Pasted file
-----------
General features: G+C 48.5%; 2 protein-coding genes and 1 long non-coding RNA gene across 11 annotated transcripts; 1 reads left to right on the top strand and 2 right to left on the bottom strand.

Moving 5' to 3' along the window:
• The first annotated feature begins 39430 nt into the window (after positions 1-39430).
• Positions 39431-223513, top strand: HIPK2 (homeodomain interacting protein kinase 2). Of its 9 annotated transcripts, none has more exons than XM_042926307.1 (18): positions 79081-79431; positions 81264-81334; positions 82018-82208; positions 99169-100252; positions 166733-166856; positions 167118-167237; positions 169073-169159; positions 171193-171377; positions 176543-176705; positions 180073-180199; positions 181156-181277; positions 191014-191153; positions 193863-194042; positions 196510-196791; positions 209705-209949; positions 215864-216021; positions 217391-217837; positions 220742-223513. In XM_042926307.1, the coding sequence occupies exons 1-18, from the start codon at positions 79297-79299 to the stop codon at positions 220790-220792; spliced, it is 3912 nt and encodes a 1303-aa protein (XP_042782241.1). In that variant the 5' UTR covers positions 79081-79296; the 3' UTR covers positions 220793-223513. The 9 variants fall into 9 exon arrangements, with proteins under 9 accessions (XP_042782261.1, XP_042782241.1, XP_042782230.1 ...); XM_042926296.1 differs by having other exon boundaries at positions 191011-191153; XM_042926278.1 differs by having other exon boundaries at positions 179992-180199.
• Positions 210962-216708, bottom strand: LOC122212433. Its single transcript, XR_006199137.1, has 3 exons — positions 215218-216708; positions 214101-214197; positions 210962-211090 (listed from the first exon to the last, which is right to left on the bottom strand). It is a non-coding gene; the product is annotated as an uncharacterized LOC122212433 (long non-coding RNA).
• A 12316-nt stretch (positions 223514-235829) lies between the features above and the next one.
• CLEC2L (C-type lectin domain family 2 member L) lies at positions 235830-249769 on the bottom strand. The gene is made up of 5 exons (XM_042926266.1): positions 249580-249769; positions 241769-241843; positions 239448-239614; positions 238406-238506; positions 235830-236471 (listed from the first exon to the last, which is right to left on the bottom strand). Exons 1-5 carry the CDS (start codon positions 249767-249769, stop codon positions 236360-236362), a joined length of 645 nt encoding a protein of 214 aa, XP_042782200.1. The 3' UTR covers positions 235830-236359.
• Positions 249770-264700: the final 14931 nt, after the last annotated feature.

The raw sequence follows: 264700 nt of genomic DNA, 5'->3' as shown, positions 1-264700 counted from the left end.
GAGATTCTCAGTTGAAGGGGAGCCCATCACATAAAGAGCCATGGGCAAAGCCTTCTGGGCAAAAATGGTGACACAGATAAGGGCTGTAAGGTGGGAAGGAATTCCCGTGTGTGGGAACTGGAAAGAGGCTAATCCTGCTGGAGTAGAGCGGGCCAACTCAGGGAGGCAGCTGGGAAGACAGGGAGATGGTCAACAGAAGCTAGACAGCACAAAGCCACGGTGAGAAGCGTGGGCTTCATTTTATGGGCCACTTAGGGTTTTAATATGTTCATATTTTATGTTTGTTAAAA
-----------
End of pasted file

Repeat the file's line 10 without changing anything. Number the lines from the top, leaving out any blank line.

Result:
GAGATTCTCAGTTGAAGGGGAGCCCATCACATAAAGAGCCATGGGCAAAGCCTTCTGGGCAAAAATGGTGACACAGATAAGGGCTGTAAGGTGGGAAGGAATTCCCGTGTGTGGGAACTGGAAAGAGGCTAATCCTGCTGGAGTAGAGCGGGCCAACTCAGGGAGGCAGCTGGGAAGACAGGGAGATGGTCAACAGAAGCTAGACAGCACAAAGCCACGGTGAGAAGCGTGGGCTTCATTTTATGGGCCACTTAGGGTTTTAATATGTTCATATTTTATGTTTGTTAAAA